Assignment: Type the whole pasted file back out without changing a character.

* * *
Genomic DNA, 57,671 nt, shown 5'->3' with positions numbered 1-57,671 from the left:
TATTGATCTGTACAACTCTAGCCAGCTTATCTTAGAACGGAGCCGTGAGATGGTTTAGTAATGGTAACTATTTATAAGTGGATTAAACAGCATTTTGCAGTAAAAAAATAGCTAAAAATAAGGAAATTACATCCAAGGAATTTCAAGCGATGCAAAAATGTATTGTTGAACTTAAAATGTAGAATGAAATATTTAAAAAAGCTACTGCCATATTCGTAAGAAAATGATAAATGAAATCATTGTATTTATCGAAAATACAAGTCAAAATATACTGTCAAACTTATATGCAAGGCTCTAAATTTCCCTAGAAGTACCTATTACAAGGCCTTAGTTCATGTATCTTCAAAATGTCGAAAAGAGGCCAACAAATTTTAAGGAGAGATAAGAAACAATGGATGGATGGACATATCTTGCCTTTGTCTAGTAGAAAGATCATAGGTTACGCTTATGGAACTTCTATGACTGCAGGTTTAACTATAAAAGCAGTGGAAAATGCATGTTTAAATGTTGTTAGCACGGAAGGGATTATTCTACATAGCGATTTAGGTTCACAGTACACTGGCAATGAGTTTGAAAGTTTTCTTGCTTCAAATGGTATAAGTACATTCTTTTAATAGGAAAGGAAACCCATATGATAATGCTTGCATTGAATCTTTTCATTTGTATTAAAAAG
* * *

Genomic DNA, 57,671 nt, shown 5'->3' with positions numbered 1-57,671 from the left:
TATTGATCTGTACAACTCTAGCCAGCTTATCTTAGAACGGAGCCGTGAGATGGTTTAGTAATGGTAACTATTTATAAGTGGATTAAACAGCATTTTGCAGTAAAAAAATAGCTAAAAATAAGGAAATTACATCCAAGGAATTTCAAGCGATGCAAAAATGTATTGTTGAACTTAAAATGTAGAATGAAATATTTAAAAAAGCTACTGCCATATTCGTAAGAAAATGATAAATGAAATCATTGTATTTATCGAAAATACAAGTCAAAATATACTGTCAAACTTATATGCAAGGCTCTAAATTTCCCTAGAAGTACCTATTACAAGGCCTTAGTTCATGTATCTTCAAAATGTCGAAAAGAGGCCAACAAATTTTAAGGAGAGATAAGAAACAATGGATGGATGGACATATCTTGCCTTTGTCTAGTAGAAAGATCATAGGTTACGCTTATGGAACTTCTATGACTGCAGGTTTAACTATAAAAGCAGTGGAAAATGCATGTTTAAATGTTGTTAGCACGGAAGGGATTATTCTACATAGCGATTTAGGTTCACAGTACACTGGCAATGAGTTTGAAAGTTTTCTTGCTTCAAATGGTATAAGTACATTCTTTTAATAGGAAAGGAAACCCATATGATAATGCTTGCATTGAATCTTTTCATTTGTATTAAAAAG